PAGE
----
Legal News

Flexible work practices overcome seniority
January 5, 2001

Another in a series of arbitration awards has confirmed a broad, purposive reading of a flexible work practices Letter of Understanding. In Cariboo Pulp and Paper -and CEP, Local 1115, the arbitrator upheld the employer’s right to make job assignments out of order of seniority when necessary

for efficient operation. The case was heard by Arbitrator Colin Taylor and concerns the application of the flexibility language to an assignment of a Chip Tester in Materials Handling to the position of Counter Attendant in Mill Stores during a five day shutdown.

The grievor was an experienced Counter Attendant prior to posting into the Chip Tester position. The Mill Stores operation was vital during the shutdown to ensure efficiency. Any “hold ups” would result in significant costs to the employer. Due to employee absences and leaves, the employer was significantly understaffed in Mill Stores during the shutdown. Training other employees was not feasible in the time frame available before the shutdown. The employer stated that assigning the grievor was necessary to avoid costly hold ups and delays during the shutdown. A junior employee was assigned the grievor’s duties as Chip Tester for the duration of the shutdown.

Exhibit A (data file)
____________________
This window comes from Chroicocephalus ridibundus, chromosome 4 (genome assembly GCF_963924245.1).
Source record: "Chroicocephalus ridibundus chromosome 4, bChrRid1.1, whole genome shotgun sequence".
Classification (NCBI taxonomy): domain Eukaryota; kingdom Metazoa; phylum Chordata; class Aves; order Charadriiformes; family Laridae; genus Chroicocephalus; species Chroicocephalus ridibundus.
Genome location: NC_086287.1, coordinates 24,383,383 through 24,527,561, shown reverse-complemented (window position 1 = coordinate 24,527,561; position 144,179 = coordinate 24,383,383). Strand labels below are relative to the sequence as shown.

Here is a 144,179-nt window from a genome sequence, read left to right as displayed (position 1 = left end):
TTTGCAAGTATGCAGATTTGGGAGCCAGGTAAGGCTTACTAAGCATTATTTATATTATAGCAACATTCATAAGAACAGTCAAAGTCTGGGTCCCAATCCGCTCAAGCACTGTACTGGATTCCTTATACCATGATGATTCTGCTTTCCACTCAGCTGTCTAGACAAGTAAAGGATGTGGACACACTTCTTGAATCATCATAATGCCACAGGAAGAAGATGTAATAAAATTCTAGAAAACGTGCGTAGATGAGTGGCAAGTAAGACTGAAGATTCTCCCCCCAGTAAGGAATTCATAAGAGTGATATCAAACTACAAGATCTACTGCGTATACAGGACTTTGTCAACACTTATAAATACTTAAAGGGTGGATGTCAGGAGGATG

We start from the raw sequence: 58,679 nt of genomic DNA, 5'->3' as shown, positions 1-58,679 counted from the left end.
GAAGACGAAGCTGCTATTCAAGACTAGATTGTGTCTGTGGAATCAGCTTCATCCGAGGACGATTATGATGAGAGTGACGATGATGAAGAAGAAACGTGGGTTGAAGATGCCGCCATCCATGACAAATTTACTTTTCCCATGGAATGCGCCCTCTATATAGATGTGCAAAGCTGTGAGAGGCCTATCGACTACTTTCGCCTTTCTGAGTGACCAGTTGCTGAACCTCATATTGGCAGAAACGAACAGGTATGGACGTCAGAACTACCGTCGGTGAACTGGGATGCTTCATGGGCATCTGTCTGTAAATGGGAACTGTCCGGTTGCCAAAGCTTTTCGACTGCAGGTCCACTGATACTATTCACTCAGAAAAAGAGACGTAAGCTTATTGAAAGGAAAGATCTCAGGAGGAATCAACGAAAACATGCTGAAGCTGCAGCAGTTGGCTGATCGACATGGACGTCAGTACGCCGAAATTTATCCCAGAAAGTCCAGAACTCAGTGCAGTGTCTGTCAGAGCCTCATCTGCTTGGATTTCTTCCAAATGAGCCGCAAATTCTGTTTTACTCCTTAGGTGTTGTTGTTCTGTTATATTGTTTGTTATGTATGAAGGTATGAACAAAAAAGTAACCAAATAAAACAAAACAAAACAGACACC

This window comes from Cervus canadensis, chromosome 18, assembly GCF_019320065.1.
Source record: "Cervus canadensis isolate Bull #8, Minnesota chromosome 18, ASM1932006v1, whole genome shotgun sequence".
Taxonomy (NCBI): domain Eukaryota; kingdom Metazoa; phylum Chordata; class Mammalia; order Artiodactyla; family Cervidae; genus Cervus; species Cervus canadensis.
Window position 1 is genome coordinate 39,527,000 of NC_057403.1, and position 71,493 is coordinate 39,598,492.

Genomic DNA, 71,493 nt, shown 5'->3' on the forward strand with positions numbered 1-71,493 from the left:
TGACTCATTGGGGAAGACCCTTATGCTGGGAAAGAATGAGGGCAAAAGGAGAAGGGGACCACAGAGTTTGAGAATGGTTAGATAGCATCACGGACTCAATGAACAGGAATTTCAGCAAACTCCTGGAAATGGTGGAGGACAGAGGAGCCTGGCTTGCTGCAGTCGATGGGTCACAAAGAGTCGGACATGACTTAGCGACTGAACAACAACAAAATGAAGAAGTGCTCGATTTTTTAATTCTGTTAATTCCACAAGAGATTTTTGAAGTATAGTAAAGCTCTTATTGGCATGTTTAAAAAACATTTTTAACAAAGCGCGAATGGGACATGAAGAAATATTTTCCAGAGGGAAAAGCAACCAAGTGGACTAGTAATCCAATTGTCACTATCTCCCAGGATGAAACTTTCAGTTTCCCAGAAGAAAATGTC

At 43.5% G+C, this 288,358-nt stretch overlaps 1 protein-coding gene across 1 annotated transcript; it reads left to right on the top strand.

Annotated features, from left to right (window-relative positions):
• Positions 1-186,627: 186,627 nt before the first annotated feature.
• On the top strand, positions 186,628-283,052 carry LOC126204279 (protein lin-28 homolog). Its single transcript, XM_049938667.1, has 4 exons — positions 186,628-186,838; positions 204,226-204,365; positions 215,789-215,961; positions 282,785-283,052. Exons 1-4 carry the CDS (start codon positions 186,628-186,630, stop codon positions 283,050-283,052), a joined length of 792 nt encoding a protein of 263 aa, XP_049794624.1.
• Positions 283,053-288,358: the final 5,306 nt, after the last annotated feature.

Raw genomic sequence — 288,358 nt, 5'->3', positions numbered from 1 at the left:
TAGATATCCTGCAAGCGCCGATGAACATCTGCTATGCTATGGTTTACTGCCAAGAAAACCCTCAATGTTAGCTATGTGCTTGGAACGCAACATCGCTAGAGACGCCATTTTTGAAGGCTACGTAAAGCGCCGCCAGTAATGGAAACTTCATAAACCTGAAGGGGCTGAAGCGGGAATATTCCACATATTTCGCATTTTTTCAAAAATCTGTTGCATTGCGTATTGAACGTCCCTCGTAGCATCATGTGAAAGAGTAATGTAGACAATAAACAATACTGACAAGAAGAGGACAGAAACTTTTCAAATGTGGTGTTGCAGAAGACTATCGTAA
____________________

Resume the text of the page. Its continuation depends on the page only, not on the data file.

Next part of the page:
The union argued that the assignment was a violation of the grievor’s seniority rights as the collective agreement provides for positions to be filled by seniority. The union took the position that the grievor had been “bumped” from her position by a junior employee. The employer maintained that the Letter of Understanding on Flexible Work Practices gave it the ability to make the assignment, given the circumstances it was faced with during the shutdown.

Arbitrator Taylor took a purposive approach and stressed a common sense application of the flexibility language. The Arbitrator considered the parties’ “Notes of Understanding” on the language and concluded that the language clearly allowed the employer to make assignments, within an employee’s skill set, when necessary for the efficient operation of the mill.

In this case, the employer established that there was a need to assign the grievor to Mill Stores and that she was skilled in the work which needed to be performed. The assignment was driven by business needs and promoted efficiency. In addition, the union could not establish that the work assignment was made in bad faith.

Further, the assignment was not permanent. The flexibility language clearly contemplates temporary assignments outside an employee’s primary responsibilities where required. In this case, the 5 day assignment was well within that restriction.

Finally, Arbitrator Taylor found that there was no suggestion in either the Letter of Understanding or the parties’ Notes of Understanding that “seniority would govern the utilization of skills in their application to flexible work practices”. The application of seniority to restrict flexibility would frustrate the plain purpose of the flexibility language (to provide “full flex”), and would render meaningless the Letter of Understanding. The grievance was therefore dismissed.